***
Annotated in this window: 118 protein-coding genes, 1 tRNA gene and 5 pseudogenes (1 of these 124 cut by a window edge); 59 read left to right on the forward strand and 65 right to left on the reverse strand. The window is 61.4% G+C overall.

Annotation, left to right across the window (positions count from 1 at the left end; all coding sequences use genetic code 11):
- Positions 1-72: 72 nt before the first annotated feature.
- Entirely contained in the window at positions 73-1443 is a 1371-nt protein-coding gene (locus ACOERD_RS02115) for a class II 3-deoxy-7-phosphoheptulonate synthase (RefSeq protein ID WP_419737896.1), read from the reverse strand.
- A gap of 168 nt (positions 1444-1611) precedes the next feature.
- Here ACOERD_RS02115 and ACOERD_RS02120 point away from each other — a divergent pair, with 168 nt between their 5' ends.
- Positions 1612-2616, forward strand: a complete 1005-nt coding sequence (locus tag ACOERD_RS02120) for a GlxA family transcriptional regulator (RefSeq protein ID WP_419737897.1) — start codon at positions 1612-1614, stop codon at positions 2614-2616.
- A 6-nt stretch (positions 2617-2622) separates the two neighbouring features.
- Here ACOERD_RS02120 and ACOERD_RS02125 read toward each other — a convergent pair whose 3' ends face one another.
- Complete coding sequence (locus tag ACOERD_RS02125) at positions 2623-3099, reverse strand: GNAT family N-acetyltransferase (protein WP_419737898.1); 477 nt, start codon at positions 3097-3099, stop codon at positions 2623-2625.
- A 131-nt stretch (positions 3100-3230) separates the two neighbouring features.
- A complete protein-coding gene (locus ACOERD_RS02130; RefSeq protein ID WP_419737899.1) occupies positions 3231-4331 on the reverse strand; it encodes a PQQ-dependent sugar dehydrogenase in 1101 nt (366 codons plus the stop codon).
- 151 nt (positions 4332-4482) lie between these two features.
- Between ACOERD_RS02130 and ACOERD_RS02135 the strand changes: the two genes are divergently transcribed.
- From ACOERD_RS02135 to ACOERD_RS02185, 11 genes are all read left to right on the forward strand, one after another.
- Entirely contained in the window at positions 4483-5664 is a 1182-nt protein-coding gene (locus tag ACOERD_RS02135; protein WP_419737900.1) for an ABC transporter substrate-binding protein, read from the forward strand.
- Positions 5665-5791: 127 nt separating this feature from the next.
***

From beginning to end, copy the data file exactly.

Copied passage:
Annotated in this window: 118 protein-coding genes, 1 tRNA gene and 5 pseudogenes (1 of these 124 cut by a window edge); 59 read left to right on the forward strand and 65 right to left on the reverse strand. The window is 61.4% G+C overall.

Annotation, left to right across the window (positions count from 1 at the left end; all coding sequences use genetic code 11):
- Positions 1-72: 72 nt before the first annotated feature.
- Entirely contained in the window at positions 73-1443 is a 1371-nt protein-coding gene (locus ACOERD_RS02115) for a class II 3-deoxy-7-phosphoheptulonate synthase (RefSeq protein ID WP_419737896.1), read from the reverse strand.
- A gap of 168 nt (positions 1444-1611) precedes the next feature.
- Here ACOERD_RS02115 and ACOERD_RS02120 point away from each other — a divergent pair, with 168 nt between their 5' ends.
- Positions 1612-2616, forward strand: a complete 1005-nt coding sequence (locus tag ACOERD_RS02120) for a GlxA family transcriptional regulator (RefSeq protein ID WP_419737897.1) — start codon at positions 1612-1614, stop codon at positions 2614-2616.
- A 6-nt stretch (positions 2617-2622) separates the two neighbouring features.
- Here ACOERD_RS02120 and ACOERD_RS02125 read toward each other — a convergent pair whose 3' ends face one another.
- Complete coding sequence (locus tag ACOERD_RS02125) at positions 2623-3099, reverse strand: GNAT family N-acetyltransferase (protein WP_419737898.1); 477 nt, start codon at positions 3097-3099, stop codon at positions 2623-2625.
- A 131-nt stretch (positions 3100-3230) separates the two neighbouring features.
- A complete protein-coding gene (locus ACOERD_RS02130; RefSeq protein ID WP_419737899.1) occupies positions 3231-4331 on the reverse strand; it encodes a PQQ-dependent sugar dehydrogenase in 1101 nt (366 codons plus the stop codon).
- 151 nt (positions 4332-4482) lie between these two features.
- Between ACOERD_RS02130 and ACOERD_RS02135 the strand changes: the two genes are divergently transcribed.
- From ACOERD_RS02135 to ACOERD_RS02185, 11 genes are all read left to right on the forward strand, one after another.
- Entirely contained in the window at positions 4483-5664 is a 1182-nt protein-coding gene (locus tag ACOERD_RS02135; protein WP_419737900.1) for an ABC transporter substrate-binding protein, read from the forward strand.
- Positions 5665-5791: 127 nt separating this feature from the next.